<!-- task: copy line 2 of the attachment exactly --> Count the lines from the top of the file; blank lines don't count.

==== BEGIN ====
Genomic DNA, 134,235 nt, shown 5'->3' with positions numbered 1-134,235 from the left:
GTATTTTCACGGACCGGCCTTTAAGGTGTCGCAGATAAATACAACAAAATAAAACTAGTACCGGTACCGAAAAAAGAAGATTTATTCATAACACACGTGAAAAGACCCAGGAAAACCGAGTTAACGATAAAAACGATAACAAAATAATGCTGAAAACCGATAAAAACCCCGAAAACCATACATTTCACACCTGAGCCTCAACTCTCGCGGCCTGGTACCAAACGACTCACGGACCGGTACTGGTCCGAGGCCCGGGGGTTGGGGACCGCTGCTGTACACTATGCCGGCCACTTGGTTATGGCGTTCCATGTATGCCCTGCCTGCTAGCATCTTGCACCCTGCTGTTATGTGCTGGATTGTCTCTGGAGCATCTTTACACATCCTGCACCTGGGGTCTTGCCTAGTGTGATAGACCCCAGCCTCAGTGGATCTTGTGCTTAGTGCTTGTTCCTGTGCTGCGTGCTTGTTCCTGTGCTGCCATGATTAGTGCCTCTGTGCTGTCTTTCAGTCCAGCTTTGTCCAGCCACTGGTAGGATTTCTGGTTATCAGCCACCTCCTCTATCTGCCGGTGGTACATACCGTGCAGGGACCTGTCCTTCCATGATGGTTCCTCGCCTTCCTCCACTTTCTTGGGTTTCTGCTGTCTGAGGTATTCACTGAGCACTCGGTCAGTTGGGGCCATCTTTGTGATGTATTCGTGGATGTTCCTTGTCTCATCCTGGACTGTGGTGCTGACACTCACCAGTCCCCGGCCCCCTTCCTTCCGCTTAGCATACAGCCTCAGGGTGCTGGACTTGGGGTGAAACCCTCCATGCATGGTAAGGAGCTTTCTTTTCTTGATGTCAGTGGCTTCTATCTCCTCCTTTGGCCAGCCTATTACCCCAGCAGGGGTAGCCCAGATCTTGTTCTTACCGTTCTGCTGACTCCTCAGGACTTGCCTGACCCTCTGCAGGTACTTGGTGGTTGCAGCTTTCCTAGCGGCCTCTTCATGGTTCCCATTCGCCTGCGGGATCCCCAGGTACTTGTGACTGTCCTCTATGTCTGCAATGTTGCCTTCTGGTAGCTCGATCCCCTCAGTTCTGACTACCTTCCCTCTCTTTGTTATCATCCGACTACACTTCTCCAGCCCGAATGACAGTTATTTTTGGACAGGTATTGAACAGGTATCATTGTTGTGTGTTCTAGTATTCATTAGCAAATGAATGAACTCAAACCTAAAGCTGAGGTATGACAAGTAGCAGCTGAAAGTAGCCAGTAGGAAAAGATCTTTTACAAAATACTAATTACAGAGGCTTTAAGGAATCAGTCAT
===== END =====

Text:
GTATTTTCACGGACCGGCCTTTAAGGTGTCGCAGATAAATACAACAAAATAAAACTAGTACCGGTACCGAAAAAAGAAGATTTATTCATAACACACGTGAAAAGACCCAGGAAAACCGAGTTAACGATAAAAACGATAACAAAATAATGCTGAAAACCGATAAAAACCCCGAAAACCATACATTTCACACCTGAGCCTCAACTCTCGCGGCCTGGTACCAAACGACTCACGGACCGGTACTGGTCCGAGGCCCGGGGGTTGGGGACCGCTGCTGTACACTATGCCGGCCACTTGGTTATGGCGTTCCATGTATGCCCTGCCTGCTAGCATCTTGCACCCTGCTGTTATGTGCTGGATTGTCTCTGGAGCATCTTTACACATCCTGCACCTGGGGTCTTGCCTAGTGTGATAGACCCCAGCCTCAGTGGATCTTGTGCTTAGTGCTTGTTCCTGTGCTGCGTGCTTGTTCCTGTGCTGCCATGATTAGTGCCTCTGTGCTGTCTTTCAGTCCAGCTTTGTCCAGCCACTGGTAGGATTTCTGGTTATCAGCCACCTCCTCTATCTGCCGGTGGTACATACCGTGCAGGGACCTGTCCTTCCATGATGGTTCCTCGCCTTCCTCCACTTTCTTGGGTTTCTGCTGTCTGAGGTATTCACTGAGCACTCGGTCAGTTGGGGCCATCTTTGTGATGTATTCGTGGATGTTCCTTGTCTCATCCTGGACTGTGGTGCTGACACTCACCAGTCCCCGGCCCCCTTCCTTCCGCTTAGCATACAGCCTCAGGGTGCTGGACTTGGGGTGAAACCCTCCATGCATGGTAAGGAGCTTTCTTTTCTTGATGTCAGTGGCTTCTATCTCCTCCTTTGGCCAGCCTATTACCCCAGCAGGGGTAGCCCAGATCTTGTTCTTACCGTTCTGCTGACTCCTCAGGACTTGCCTGACCCTCTGCAGGTACTTGGTGGTTGCAGCTTTCCTAGCGGCCTCTTCATGGTTCCCATTCGCCTGCGGGATCCCCAGGTACTTGTGACTGTCCTCTATGTCTGCAATGTTGCCTTCTGGTAGCTCGATCCCCTCAGTTCTGACTACCTTCCCTCTCTTTGTTATCATCCGACTACACTTCTCCAGCCCGAATGACAGTTATTTTTGGACAGGTATTGAACAGGTATCATTGTTGTGTGTTCTAGTATTCATTAGCAAATGAATGAACTCAAACCTAAAGCTGAGGTATGACAAGTAGCAGCTGAAAGTAGCCAGTAGGAAAAGATCTTTTACAAAATACTAATTACAGAGGCTTTAAGGAATCAGTCAT